CHS replaces CEO after earnings decline, Brazil exposure

(CHS Inc.)

Chicago | Reuters — CHS Inc., the biggest U.S. agricultural co-operative, named a new chief executive on Monday, after suffering a sharp decline in income and confirming it was a creditor of a failing Brazilian commodities trader.

Minnesota-based CHS picked Jay Debertin to take over immediately for Carl Casale, who had been CEO for six years. Debertin, who joined CHS in 1984, previously served as executive vice-president and chief operating officer for CHS’s energy and foods business.

Last month, sources said CHS was among the largest creditors of Brazilian commodities trader Seara Ind e Com de Produtos Agropecuarios Ltda, which filed for bankruptcy protection. CHS’s credits with Seara were estimated at around $200 million (all figures US$).

Debertin said in an interview it was too early to know how the bankruptcy would affect CHS’s results.

“The leadership transition occurred for a number of different reasons. I would not look at this one as being a cause and effect,” he said about Seara Ind e Com’s failure.

Major grain handlers have struggled lately to profit from their core grain trading businesses because large global supplies have created fewer opportunities to make money by moving crops to areas with deficits from areas with surpluses.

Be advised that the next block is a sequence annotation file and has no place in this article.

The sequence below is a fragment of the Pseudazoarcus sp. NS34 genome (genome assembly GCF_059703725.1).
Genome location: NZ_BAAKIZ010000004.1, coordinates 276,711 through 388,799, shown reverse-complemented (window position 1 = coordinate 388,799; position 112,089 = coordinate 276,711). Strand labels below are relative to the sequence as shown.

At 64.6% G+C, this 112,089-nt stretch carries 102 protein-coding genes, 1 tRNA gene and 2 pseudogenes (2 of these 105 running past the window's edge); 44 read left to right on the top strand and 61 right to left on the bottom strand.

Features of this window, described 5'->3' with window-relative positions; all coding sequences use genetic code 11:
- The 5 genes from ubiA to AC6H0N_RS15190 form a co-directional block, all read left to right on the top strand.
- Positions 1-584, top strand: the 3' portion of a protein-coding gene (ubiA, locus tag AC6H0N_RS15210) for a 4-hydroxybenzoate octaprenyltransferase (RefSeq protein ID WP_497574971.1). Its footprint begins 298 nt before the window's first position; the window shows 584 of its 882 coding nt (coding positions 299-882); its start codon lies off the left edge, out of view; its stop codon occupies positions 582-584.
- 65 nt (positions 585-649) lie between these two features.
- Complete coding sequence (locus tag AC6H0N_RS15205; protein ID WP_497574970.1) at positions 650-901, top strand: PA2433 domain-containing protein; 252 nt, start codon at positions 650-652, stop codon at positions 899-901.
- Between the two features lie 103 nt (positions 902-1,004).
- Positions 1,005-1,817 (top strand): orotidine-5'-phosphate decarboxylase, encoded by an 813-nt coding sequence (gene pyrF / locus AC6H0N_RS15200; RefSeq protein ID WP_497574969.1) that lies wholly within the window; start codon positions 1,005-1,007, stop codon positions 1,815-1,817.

In its fiscal year 2016, CHS reported net income dropped 46 per cent from the previous year to $424.2 million. The company’s annual report said 2016 was the most challenging year in more than a decade.

Earlier this month, the stock prices for rival grain companies Archer Daniels Midland and Bunge sank when they warned of troubles making money from global trading.

ADM has shaken up its global trading unit in a bid to boost profits.

Another competitor, Louis Dreyfus, has revamped operations and its head of grain trading in North America will retire at the end of the month.

Casale’s spokeswoman, Valerie Martin, said he had reached out to CHS’s board to start discussions about his departure.

“Performance objectives had been completely achieved,” Martin said. “It made sense to all involved.”

— Tom Polansek reports on agriculture and agribusiness for Reuters from Chicago.

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